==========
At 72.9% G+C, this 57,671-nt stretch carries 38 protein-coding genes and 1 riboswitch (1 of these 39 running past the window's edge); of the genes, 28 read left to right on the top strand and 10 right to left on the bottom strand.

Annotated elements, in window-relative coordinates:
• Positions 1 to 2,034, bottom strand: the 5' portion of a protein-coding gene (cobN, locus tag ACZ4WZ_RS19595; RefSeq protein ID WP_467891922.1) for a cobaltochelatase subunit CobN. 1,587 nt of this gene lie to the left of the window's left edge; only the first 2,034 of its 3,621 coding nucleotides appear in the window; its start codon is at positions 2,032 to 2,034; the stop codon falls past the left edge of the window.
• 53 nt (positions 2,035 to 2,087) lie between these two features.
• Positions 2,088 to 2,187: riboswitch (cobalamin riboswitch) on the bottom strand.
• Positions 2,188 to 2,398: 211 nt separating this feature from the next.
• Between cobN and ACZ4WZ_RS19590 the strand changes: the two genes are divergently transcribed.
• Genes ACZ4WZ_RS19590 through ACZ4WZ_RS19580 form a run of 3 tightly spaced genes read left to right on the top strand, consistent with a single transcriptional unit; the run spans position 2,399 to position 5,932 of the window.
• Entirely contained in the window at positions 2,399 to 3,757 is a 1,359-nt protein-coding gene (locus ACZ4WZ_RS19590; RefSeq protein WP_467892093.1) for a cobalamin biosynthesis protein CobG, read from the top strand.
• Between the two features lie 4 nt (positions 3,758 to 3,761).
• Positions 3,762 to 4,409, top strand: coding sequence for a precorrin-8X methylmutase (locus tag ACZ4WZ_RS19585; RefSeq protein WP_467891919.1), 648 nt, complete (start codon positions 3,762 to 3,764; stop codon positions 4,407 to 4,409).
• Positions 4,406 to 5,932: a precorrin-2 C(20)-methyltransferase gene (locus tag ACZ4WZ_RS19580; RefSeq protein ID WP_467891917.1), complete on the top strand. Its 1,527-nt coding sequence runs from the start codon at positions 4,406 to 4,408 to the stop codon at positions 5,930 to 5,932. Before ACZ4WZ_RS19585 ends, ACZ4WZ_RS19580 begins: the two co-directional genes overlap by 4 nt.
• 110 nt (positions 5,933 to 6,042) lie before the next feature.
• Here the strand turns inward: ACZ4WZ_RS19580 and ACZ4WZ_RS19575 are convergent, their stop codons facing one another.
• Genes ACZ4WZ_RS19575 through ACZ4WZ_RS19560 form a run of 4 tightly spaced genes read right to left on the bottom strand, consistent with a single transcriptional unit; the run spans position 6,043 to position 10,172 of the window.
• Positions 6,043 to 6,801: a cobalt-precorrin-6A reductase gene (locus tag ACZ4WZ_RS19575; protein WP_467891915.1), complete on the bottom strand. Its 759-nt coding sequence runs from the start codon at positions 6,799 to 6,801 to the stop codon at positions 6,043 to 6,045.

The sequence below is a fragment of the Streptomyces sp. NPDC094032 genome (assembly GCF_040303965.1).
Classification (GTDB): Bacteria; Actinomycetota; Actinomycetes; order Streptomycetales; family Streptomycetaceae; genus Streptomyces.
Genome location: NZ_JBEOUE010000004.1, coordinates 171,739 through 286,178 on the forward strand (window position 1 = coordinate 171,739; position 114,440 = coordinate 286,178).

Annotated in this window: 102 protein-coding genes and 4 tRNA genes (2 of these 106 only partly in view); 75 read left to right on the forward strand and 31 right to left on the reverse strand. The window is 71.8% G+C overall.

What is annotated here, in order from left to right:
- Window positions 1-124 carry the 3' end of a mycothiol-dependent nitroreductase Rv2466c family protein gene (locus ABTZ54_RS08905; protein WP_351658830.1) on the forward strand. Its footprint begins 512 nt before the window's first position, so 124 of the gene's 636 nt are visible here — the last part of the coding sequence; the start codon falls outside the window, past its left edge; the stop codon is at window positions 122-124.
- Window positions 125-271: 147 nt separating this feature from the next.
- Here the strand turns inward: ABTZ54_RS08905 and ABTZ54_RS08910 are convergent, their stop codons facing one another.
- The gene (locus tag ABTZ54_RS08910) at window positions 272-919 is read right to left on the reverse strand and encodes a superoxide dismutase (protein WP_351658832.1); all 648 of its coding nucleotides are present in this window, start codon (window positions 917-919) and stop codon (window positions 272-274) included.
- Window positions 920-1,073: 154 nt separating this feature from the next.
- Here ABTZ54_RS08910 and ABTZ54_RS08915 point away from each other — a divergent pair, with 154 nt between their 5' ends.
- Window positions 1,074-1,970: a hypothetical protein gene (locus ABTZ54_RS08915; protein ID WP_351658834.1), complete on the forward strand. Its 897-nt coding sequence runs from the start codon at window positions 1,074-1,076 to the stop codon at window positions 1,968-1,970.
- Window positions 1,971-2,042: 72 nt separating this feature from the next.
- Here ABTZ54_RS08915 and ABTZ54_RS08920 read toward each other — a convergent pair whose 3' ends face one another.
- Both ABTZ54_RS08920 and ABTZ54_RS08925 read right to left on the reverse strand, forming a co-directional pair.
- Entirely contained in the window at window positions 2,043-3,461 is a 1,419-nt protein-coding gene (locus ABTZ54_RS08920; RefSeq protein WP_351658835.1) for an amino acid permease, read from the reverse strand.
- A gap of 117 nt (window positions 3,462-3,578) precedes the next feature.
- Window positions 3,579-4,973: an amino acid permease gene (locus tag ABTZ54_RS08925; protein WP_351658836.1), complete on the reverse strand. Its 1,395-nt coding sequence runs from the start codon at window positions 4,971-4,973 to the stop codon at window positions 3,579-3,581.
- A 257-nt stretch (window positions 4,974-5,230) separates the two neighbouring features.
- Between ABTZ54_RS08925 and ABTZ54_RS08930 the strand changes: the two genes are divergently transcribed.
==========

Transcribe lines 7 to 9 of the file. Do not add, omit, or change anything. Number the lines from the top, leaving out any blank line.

• Between cobN and ACZ4WZ_RS19590 the strand changes: the two genes are divergently transcribed.
• Genes ACZ4WZ_RS19590 through ACZ4WZ_RS19580 form a run of 3 tightly spaced genes read left to right on the top strand, consistent with a single transcriptional unit; the run spans position 2,399 to position 5,932 of the window.
• Entirely contained in the window at positions 2,399 to 3,757 is a 1,359-nt protein-coding gene (locus ACZ4WZ_RS19590; RefSeq protein WP_467892093.1) for a cobalamin biosynthesis protein CobG, read from the top strand.